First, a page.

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Using Your IRA to Pay for College

  |  By Patrick Hughes

Many investors use their self-directed IRA to fund their retirement by investing in what they know and love. But some investors may also use funds from their self-directed IRA to pay for a college education—either for themselves, a spouse, or a child or grandchild.

While IRAs are generally considered a terrific tool for saving for retirement, many investors are not aware that IRA distributions used to pay for higher education expenses may be exempt from the 10% early distribution penalty when the IRA owner is under 59 ½.

The educational expenses must be incurred at an eligible educational institution (see below) and there are several factors that determine if the distribution is exempt, so before making a move, I encourage investors to discuss their situation with the tax and financial advisor. Until then, here’s some helpful information about using funds from your IRA to pay for higher educational expenses:

Making IRA withdrawals to pay for higher education

In general, if you make a withdrawal from your traditional IRA before the age of 59½, you must pay a 10% penalty tax on the amount of the withdrawal. However, withdrawals used to pay for qualified higher education expenses may not be subject to the 10% penalty tax—although all or part of the amount withdrawn may still be subject to income tax. You are also allowed to withdraw the exact amount of your contributions from a Roth IRA at any time without having to pay a tax or penalty.

Where applicable, the IRS education exception simply allows you to avoid paying the additional 10% tax on an early IRA distribution. Also, it's important to know that colleges treat IRA distributions as income when calculating financial aid packages. If you use IRA withdrawals to pay for your child's college, it may impact the amount of financial aid you or your child will be eligible to receive.  It’s best to consult with the financial aid office or your tax advisor to determine how it may apply in your particular situation.

Who is eligible to use IRA withdrawals to pay for college?

In general, you can make a withdrawal from your IRA before you reach age 59½ and not have to pay the 10% additional tax if the funds will be used to pay qualified education expenses for:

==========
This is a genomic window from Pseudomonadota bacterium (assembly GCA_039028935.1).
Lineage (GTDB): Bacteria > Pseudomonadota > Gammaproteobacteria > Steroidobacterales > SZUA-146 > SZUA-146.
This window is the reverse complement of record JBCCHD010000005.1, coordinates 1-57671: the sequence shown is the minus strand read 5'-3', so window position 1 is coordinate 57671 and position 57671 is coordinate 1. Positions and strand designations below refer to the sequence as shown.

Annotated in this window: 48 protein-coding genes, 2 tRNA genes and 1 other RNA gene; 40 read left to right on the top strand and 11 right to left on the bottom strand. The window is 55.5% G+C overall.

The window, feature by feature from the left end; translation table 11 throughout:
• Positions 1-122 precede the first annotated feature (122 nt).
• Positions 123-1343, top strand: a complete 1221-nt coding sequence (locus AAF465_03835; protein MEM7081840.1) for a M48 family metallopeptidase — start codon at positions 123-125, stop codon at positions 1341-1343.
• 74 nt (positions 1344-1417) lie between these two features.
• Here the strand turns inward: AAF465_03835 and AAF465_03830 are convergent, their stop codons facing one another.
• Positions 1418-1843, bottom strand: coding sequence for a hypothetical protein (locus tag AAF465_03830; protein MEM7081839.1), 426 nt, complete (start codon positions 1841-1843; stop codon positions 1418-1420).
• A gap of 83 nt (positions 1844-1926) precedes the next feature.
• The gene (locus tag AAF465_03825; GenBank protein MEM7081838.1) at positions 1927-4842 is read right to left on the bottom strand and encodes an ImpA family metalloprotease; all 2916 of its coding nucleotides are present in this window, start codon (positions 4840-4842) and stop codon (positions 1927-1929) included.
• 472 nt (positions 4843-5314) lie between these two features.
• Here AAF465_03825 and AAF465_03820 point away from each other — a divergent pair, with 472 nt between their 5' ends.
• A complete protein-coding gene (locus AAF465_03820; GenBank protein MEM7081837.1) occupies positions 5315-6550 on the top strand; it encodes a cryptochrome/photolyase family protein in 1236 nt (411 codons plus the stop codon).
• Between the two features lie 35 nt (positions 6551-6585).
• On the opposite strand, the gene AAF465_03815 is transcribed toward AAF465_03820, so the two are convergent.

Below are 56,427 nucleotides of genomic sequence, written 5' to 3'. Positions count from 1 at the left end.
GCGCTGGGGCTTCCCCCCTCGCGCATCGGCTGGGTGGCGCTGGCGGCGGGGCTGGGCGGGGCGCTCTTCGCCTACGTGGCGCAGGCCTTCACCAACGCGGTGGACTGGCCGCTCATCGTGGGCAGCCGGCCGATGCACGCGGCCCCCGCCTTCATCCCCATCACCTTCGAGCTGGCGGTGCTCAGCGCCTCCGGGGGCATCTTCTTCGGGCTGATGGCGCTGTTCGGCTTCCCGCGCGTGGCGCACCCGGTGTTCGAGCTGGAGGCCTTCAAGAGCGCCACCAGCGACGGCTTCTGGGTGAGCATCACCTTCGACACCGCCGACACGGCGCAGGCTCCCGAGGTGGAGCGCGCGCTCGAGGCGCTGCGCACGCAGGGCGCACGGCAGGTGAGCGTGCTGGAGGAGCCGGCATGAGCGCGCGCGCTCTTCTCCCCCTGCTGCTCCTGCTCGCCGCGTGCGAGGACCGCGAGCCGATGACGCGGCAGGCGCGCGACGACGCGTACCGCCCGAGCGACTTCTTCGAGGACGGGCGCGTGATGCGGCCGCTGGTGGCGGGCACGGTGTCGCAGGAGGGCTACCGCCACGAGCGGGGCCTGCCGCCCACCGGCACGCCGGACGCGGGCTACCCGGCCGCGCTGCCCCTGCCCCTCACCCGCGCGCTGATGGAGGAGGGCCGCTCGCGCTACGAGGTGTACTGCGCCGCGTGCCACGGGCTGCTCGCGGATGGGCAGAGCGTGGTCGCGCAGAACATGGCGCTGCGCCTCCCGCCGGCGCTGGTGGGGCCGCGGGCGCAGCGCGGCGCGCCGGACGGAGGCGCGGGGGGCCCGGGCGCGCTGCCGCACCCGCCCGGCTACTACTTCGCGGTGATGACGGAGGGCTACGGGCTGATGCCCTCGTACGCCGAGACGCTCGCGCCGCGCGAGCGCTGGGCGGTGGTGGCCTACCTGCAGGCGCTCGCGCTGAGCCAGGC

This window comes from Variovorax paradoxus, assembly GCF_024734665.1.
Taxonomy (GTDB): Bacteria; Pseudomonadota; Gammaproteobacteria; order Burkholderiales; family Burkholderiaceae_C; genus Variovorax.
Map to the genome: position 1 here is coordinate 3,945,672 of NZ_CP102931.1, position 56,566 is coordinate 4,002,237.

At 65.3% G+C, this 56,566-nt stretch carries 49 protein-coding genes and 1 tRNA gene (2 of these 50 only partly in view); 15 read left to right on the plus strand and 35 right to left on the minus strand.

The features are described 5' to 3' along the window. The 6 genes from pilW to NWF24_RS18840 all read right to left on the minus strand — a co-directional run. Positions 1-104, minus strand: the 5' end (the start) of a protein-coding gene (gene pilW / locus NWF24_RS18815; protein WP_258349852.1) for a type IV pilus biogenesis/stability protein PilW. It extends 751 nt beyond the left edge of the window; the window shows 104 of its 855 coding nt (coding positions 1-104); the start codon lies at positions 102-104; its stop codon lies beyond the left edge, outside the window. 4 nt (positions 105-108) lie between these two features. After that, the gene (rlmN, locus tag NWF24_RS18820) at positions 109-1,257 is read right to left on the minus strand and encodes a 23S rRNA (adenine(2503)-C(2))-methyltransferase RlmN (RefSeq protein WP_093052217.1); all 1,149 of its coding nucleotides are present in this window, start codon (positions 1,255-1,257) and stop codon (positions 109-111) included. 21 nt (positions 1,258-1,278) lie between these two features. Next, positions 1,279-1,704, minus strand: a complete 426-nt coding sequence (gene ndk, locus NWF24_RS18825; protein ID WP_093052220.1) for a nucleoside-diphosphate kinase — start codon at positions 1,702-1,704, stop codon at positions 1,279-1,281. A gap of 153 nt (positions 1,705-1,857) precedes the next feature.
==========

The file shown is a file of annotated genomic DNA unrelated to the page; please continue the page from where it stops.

o    Yourself
o    Your spouse
o    Your or your spouse's child, foster child, adopted child or descendent of any of them (e.g., grandchild).

What qualifies as an eligible educational institution?

The IRS considers an eligible educational institution to be any college, university, vocational school, or other postsecondary educational institution that is eligible to participate in a student aid program administered by the U.S. Department of Education. 

What qualifies as eligible higher education expenses?

Qualified higher education expenses include tuition, fees, books and supplies. It can also include room and board if the student is enrolled in an eligible educational institution at least half time.

Tax reporting for your IRA education withdrawal

You will need to report your IRA distribution at tax time. If you received an early distribution from your IRA, the IRS requires you to report the taxable amount of the distribution on Form 1040 or Form 1040NR. If you qualify for an exception for qualified higher education expenses, you must file Form 5329 to show how much, if any, of the early distribution is subject to the 10% additional tax. 

Again, prior to making a withdrawal from your IRA for education, I recommend you consult with a tax professional. 

At PENSCO we make it possible to invest in real estate, private equity and notes with a self-directed IRA. If you are interested in learning more about how IRAs work and alternative investments, download our free IRA Investors Guide.

This blog is intended for general and or educational purposes only and is not intended as investment, tax, or legal advice nor does it evaluate, recommend or endorse any advisory firm or investment vehicle. Investments are not FDIC insured and are subject to risk, including the loss of principal.
PENSCO Trust Company performs the duties of an independent custodian of assets for self-directed individual and business retirement accounts and does not provide investment advice, sell investments or offer any tax or legal advice. Clients or potential clients are advised to perform their own due diligence in choosing any investment opportunity as well as selecting any professional to assist them with an investment opportunity. Alternative investments are not FDIC insured and are subject to risk, including loss of principal. PENSCO is indirectly affiliated with a registered broker dealer and with a licensed small business investment company through Opus Bank (“Opus Affiliates”). Other than the Opus Affiliates, PENSCO is not affiliated with any financial professional, investment, investment sponsor, or investment, tax or legal advisor.